My guidebook claimed it was built in the 1680s by Sir George Downing. I found and admired the Prime Minister's Press Office. We encounted some problems with an increase in violence.
Passepartout observed that it didn't become "10" until 1787. "Did you say this was a metonym for the Government of the United Kingdom? Moving on, we arrived at Foreign and Commonwealth Office.
I admired the range of logos that move in and out of focus. I found and admired the United Kingdom's national collection of British art.
"Did you say this was the operating name for the corporate body? It was convenient for its archives which he then used to forge documents authenticating fake modern paintings that he then sold.
I remembered it was redesigned by George Grey Wornum. I spent a while studying ten statues of statesmen and other notable individuals.
We took advantage of for a different regime of "prohibited activities".
Passepartout observed that it didn't wish to abide by guidelines that deaccessioned work should first be offered to other museums.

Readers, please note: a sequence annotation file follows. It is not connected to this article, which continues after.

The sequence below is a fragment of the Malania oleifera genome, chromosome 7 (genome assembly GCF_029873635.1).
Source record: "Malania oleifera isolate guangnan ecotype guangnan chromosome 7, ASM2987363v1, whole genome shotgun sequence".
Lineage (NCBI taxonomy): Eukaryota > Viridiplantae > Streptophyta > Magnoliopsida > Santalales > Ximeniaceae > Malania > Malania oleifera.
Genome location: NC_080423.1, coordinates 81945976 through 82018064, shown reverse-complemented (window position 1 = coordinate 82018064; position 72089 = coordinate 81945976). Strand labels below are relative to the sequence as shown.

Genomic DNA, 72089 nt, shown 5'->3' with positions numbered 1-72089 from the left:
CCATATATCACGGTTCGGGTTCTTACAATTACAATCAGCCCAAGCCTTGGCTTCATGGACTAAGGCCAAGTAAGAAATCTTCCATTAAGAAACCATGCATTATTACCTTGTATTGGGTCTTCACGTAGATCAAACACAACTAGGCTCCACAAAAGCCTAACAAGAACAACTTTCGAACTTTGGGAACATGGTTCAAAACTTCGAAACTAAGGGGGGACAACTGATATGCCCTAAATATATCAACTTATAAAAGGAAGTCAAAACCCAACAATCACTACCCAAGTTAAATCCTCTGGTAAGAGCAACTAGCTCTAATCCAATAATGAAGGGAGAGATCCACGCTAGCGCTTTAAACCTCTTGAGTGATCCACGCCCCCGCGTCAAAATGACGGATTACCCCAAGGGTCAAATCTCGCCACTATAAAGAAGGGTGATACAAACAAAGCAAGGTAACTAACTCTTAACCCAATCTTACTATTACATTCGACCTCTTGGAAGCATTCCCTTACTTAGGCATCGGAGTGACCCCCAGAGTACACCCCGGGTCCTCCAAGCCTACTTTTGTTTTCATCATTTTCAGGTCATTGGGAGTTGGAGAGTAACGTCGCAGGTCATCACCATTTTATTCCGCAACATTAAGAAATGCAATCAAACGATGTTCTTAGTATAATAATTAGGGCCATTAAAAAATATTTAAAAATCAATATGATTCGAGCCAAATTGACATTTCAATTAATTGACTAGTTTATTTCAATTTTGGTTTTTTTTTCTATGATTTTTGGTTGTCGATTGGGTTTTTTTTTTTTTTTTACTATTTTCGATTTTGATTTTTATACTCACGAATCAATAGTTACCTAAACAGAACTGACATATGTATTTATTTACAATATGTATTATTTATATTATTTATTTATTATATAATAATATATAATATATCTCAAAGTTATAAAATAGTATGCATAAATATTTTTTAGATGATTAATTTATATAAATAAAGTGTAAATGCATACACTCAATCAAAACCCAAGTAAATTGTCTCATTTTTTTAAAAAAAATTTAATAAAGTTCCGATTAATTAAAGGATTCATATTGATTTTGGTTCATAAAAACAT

It functioned well as offices and storage since the Second World War. Passepartout asked me if it was called the Lord Treasurer, but I did not know.The story takes a route passing through the ten most Wikipedia-documented metropolitan areas.The articles' text was made available under a Creative Commons Attribution-Share Alike 3.0 Unported License, and the text of this edition is released under that same licence.Around The World in X Wikipedia Articles was my entry for Na No Gen Mo in November 2015.It was autogenerated using the content and geolocations of the Wikipedia articles named in full in each paragraph, as well as the biography articles of the subjects of any statues mentioned.